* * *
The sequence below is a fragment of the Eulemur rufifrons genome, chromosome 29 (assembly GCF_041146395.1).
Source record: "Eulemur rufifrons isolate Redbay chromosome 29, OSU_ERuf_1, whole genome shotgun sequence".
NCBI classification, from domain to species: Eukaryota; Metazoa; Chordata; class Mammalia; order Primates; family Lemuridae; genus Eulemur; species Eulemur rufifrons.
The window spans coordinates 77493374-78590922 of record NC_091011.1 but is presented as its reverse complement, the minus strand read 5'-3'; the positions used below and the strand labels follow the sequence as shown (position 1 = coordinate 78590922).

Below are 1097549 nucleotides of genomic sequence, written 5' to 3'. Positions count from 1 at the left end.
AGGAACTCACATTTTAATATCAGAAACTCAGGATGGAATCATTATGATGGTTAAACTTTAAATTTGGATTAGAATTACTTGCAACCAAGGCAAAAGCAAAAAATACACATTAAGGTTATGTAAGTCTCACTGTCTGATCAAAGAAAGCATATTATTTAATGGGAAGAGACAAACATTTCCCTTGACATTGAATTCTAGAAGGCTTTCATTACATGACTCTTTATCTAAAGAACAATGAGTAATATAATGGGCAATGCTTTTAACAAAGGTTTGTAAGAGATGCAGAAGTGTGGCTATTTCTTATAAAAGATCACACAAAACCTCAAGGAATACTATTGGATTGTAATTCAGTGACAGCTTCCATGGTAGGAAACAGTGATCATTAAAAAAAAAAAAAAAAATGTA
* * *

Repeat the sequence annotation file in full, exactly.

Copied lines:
The sequence below is a fragment of the Eulemur rufifrons genome, chromosome 29 (assembly GCF_041146395.1).
Source record: "Eulemur rufifrons isolate Redbay chromosome 29, OSU_ERuf_1, whole genome shotgun sequence".
NCBI classification, from domain to species: Eukaryota; Metazoa; Chordata; class Mammalia; order Primates; family Lemuridae; genus Eulemur; species Eulemur rufifrons.
The window spans coordinates 77493374-78590922 of record NC_091011.1 but is presented as its reverse complement, the minus strand read 5'-3'; the positions used below and the strand labels follow the sequence as shown (position 1 = coordinate 78590922).

Below are 1097549 nucleotides of genomic sequence, written 5' to 3'. Positions count from 1 at the left end.
AGGAACTCACATTTTAATATCAGAAACTCAGGATGGAATCATTATGATGGTTAAACTTTAAATTTGGATTAGAATTACTTGCAACCAAGGCAAAAGCAAAAAATACACATTAAGGTTATGTAAGTCTCACTGTCTGATCAAAGAAAGCATATTATTTAATGGGAAGAGACAAACATTTCCCTTGACATTGAATTCTAGAAGGCTTTCATTACATGACTCTTTATCTAAAGAACAATGAGTAATATAATGGGCAATGCTTTTAACAAAGGTTTGTAAGAGATGCAGAAGTGTGGCTATTTCTTATAAAAGATCACACAAAACCTCAAGGAATACTATTGGATTGTAATTCAGTGACAGCTTCCATGGTAGGAAACAGTGATCATTAAAAAAAAAAAAAAAAATGTA